1. Develop tables: These will look much like your views, but will have real foreign keys and indexes. Make sure to maintain the same column names as the views themselves.
  2. Load tables: You will load the tables with data from your already existing views. Select from view into table. It's really that simple.
  3. Modify your mappings: Change your Hibernate mappings to reflect the table names instead of the views and, if you used stored procedures, get rid of the <sql-insert>, <sql-update> and <sql-delete> elements (since now you won't need them).
  4. Test, test, test: Your original tests should work with absolutely no modification. Run them over and over again to prove that.

Voila! If you've done things right, not a single line of Java code needs to be modified, and your applications will behave exactly the same. This is where the true beauty of this kind of solution is evident. By abstracting the data model through Hibernate and database procedures, you can achieve an impressive change with little effort. Of course, this doesn't mean that you shouldn't retest everything thoroughly--the good news is that your tests are still totally valid as well (if you are using XML data sets, make sure to replace the view name with the table name).


Using some of the latest and greatest Hibernate technologies, Java testing methodologies, and smart use of your databases resources, we have shown you that iterative change is possible. What is magical about solving data model problems this way is that the solution is mutually inclusive. This means that while you have solved the problem for yourself (in your application), other applications accessing the same data can continue to operate fine until they wise up and jump on your corrected bandwagon. It's a really friendly approach to data model migration.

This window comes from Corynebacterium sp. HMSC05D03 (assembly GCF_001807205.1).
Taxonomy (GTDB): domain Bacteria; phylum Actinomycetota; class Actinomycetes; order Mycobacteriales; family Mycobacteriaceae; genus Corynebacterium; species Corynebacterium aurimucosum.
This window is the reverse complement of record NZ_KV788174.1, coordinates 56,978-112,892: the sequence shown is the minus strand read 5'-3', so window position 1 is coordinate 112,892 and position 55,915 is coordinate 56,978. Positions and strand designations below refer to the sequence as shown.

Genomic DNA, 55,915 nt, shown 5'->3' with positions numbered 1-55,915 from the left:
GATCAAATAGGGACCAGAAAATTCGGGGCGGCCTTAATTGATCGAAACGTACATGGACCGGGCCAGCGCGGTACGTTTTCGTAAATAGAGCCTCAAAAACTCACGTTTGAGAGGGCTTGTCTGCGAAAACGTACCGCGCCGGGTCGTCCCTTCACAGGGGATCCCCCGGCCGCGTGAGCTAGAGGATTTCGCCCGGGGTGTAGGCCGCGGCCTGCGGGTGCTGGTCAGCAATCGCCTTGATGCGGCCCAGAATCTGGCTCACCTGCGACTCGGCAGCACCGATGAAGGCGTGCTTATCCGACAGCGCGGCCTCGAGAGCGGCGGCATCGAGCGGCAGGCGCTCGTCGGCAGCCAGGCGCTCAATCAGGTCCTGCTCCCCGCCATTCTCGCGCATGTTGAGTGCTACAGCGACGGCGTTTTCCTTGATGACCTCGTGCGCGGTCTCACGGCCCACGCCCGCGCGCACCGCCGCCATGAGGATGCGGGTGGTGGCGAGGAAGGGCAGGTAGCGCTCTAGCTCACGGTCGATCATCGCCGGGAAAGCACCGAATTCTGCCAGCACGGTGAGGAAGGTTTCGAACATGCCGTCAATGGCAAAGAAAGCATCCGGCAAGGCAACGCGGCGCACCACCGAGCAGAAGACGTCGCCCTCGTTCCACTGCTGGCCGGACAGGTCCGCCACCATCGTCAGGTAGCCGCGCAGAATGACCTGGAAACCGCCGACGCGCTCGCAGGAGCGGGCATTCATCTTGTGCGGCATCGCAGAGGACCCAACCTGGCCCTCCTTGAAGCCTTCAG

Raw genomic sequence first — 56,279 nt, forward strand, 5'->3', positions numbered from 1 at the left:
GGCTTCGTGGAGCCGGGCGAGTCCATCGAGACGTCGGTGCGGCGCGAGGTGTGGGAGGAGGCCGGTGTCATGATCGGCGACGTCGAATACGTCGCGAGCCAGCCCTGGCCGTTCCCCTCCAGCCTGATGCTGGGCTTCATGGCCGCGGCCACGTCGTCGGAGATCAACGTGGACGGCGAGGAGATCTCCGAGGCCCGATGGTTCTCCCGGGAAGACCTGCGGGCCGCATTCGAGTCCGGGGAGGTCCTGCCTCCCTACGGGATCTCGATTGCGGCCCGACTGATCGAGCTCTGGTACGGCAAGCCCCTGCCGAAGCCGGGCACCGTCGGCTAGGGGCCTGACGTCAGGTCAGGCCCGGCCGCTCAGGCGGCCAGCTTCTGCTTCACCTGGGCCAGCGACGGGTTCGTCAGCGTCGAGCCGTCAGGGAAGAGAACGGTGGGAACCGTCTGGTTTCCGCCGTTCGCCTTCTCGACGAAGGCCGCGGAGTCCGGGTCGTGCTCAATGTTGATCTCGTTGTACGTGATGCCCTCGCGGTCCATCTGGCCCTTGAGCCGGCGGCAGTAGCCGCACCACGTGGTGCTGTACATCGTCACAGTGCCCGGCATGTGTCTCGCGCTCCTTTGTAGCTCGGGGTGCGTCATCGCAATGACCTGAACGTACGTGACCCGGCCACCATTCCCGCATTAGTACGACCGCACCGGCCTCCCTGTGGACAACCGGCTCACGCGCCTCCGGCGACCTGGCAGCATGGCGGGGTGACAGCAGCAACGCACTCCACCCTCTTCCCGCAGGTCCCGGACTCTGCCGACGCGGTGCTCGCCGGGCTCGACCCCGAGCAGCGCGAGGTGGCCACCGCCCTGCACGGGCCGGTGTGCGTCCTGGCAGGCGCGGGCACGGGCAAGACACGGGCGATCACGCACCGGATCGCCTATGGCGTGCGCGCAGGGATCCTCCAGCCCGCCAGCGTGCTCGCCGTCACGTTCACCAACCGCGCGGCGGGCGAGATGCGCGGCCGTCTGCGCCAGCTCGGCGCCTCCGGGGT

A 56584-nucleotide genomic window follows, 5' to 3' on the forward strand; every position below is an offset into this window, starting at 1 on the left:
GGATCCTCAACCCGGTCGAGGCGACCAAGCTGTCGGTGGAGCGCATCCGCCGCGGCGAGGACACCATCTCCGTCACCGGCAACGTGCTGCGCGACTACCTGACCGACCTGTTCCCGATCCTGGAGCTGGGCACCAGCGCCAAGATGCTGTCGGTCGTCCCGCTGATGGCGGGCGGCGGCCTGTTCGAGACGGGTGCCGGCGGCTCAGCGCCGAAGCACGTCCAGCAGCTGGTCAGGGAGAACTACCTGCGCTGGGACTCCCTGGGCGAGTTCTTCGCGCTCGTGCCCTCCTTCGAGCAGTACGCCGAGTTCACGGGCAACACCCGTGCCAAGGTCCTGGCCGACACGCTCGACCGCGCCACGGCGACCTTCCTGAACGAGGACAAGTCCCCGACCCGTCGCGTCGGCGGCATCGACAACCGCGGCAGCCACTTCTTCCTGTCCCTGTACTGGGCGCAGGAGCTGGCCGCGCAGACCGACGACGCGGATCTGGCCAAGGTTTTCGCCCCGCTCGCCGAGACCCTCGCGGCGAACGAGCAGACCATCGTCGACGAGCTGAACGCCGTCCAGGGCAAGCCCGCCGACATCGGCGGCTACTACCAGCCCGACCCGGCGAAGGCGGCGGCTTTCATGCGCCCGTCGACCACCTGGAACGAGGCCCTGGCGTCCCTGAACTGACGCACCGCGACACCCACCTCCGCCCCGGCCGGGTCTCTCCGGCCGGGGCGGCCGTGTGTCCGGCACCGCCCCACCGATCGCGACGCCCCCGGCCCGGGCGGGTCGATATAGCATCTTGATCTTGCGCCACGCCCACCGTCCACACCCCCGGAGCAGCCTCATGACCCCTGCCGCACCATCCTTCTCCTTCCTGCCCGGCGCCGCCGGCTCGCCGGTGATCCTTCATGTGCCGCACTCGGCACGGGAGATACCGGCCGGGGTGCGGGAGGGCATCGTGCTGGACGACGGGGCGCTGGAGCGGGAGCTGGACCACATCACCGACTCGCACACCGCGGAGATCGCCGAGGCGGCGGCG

As a final note, we would like to remind you to keep the following in mind when implementing your solution:

  • Zero impact: DMA solutions must not affect current applications or processes. This means that while records are modified in the new (virtual) data model, the existing set of data (in the faulty data model) must reflect the change.
  • Maintain functionality: While a new data model may eliminate the importance of certain data columns, it is important to simultaneously maintain the old behavior. Calculated fields are a perfect example of this. If a legacy application calculates a field before insertion, but the new data model doesn't even include the field, the DMA solution must respect the old behavior and calculate (and insert) the field.
  • Testing for complete confidence: DMA solutions that are created must be thoroughly tested in order to provide confidence that the new schema is as solid as a direct database schema is. The DMA pattern may not be a straightforward mapping of tables and columns, and is therefore vulnerable to bugs. The challenge then, is in testing the solution and making sure it adheres to complete ACID principles.


Gilad Buzi has been involved in data driven application development for over ten years. He is currently a Principal Software Engineer with The Code Works Inc.

Kelley Glenn has worked in the software development industry for more than 10 years, with experience in telephony billing and enterprise application integration.

Jonathan Novich is co-founder and partner at The Code Works, Inc. with more than 10 years of experience in software consulting and development.